UNC Donor Concerns On Nikole Hannah-Jones: 'Needless Controversy' Over 1619 Project

The University of North Carolina-Chapel Hill's Hussman School of Journalism and Media is touting the hiring of Nikole Hannah-Jones on its website, noting she is a recipient of both the Pulitzer Prize and MacArthur Genius Grant.

But when the school appointed the New York Times Magazine journalist—best known for her work on "The 1619 Project"—the prestigious Knight Chair in Race and Investigative Journalism, she was not offered tenure, even though previous Knight Chairs had been.

Now, it has been alleged that the journalism school's largest donor—whose name the school bears—had objected to Hannah-Jones even being hired.

Newspaper publisher Walter Hussman Jr. warned university officials that hiring Hannah-Jones would attract "needless controversy," The Assembly reported.

Hannah-Jones won a Pulitzer Prize for a commentary for her introductory essay to "The 1619 Project," which has attracted criticism from conservatives due to its reexamination of slavery in U.S. history.

Nikole Hannah-Jones speaks on stage
Nikole Hannah-Jones speaks on stage during the 137th Commencement at Morehouse College on May 16, 2021 in Atlanta, Georgia. Marcus Ingram/Getty Images

Hussman donated $25 million to the journalism school, his alma mater, in 2019. In return, it was named after him and his "statement of core values"—long published in his company's newspapers—is now on display at the college's entrance.

Last year, as the school began considering hiring Hannah-Jones, also an alumna of the journalism school, Hussman reportedly voiced concerns that having her on the faculty would distract from teaching the school's core values.

"I worry about the controversy of tying the UNC journalism school to the 1619 project," Hussman wrote in an email last December that was obtained by The Assembly.

In that email, he argued that he didn't see Hannah-Jones as "pushing to find the true historical facts." He added: "Based on her own words, many will conclude she is trying to push an agenda, and they will assume she is manipulating historical facts to support it."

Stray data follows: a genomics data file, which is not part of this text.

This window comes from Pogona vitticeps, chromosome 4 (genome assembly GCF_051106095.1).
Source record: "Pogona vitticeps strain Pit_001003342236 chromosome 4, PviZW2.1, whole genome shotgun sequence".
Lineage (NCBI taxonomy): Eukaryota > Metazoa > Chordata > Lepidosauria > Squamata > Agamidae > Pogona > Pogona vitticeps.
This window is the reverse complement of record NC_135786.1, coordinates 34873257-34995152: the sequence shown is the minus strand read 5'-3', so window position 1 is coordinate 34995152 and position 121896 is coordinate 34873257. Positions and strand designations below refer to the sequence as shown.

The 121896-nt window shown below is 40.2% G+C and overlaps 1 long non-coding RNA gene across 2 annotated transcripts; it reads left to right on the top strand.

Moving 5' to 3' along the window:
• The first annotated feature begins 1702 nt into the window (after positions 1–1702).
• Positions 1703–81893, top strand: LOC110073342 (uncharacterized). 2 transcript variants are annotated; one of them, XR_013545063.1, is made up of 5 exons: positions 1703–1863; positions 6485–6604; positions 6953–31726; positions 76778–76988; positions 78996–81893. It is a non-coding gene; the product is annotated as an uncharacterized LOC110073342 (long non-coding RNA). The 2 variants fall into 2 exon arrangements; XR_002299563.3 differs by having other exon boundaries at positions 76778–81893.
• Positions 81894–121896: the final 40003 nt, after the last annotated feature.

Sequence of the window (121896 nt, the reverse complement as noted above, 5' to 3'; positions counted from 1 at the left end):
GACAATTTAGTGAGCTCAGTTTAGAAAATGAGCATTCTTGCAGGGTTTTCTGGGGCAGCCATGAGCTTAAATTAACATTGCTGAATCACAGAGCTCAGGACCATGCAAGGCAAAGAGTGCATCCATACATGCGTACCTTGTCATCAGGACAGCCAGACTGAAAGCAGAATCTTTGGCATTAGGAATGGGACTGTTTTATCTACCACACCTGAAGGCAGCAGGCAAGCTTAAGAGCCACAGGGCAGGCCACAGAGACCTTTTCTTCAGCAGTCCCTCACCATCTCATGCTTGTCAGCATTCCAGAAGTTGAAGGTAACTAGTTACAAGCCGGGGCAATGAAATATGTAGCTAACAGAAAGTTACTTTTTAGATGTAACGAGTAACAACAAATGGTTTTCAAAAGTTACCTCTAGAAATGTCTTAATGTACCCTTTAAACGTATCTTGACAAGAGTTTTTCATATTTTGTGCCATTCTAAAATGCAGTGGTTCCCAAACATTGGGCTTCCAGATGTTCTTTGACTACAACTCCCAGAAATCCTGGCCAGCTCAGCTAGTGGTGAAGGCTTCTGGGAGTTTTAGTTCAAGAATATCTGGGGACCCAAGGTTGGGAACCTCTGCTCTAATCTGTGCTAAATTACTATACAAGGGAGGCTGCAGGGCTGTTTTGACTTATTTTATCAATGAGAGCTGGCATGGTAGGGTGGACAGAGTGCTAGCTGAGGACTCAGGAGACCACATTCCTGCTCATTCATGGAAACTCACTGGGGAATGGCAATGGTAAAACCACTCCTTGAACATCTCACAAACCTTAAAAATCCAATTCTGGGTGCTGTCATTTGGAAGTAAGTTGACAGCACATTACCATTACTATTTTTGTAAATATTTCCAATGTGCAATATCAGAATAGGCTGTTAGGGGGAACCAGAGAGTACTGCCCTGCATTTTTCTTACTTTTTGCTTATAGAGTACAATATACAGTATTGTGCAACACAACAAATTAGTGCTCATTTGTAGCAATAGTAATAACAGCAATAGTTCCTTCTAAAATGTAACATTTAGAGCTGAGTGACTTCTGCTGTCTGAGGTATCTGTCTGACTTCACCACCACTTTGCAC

Hussman also said his "hope and vision" for the journalism school was for it to be "the champion of objective, impartial reporting and separating news and opinion," but he feared "this possible and needless controversy will overshadow it."

He reportedly confirmed the substance of the emails when reached for comment by The Assembly. He also said his donation was not made to "influence university policy."

"We're trying to promote what we think is good journalism," he said.

Hannah-Jones's hiring as the Knight Chair was announced in April. But despite a faculty and administrative process recommending tenure, the university offered Hannah-Jones a five-year, fixed-term appointment.

Hundreds of academics and public figures expressed their support for Hannah-Jones and branded the board's denial of tenure "a failure of courage" in a letter in The Root on Tuesday.

In a statement on Thursday, Hannah-Jones said she had retained legal counsel to respond to the Board of Trustee's "failure to consider and approve my application for tenure—despite the recommendation of the faculty, dean, provost and chancellor."

"I had no desire to bring turmoil or a political firestorm to the university that I love, but I am obligated to fight back against a wave of anti-democratic suppression that seeks to prohibit the free exchange of ideas, silence Black voices and chill free speech," Hannah-Jones said in the statement on the NAACP's Legal Defense Fund website.

She added: "As a Black woman who has built a nearly two-decades long career in journalism, I believe Americans who research, study, and publish works that expose uncomfortable truths about the past and present manifestations of racism in our society should be able to follow these pursuits without risk to their civil and constitutional rights.

"I continue to be proud of my work through The Ida B. Wells Society for Investigative Reporting, The 1619 Project and my years of investigative reporting on the ways segregation and inequality is maintained through official action and policy."

Hussman and the university have been contacted for additional comment.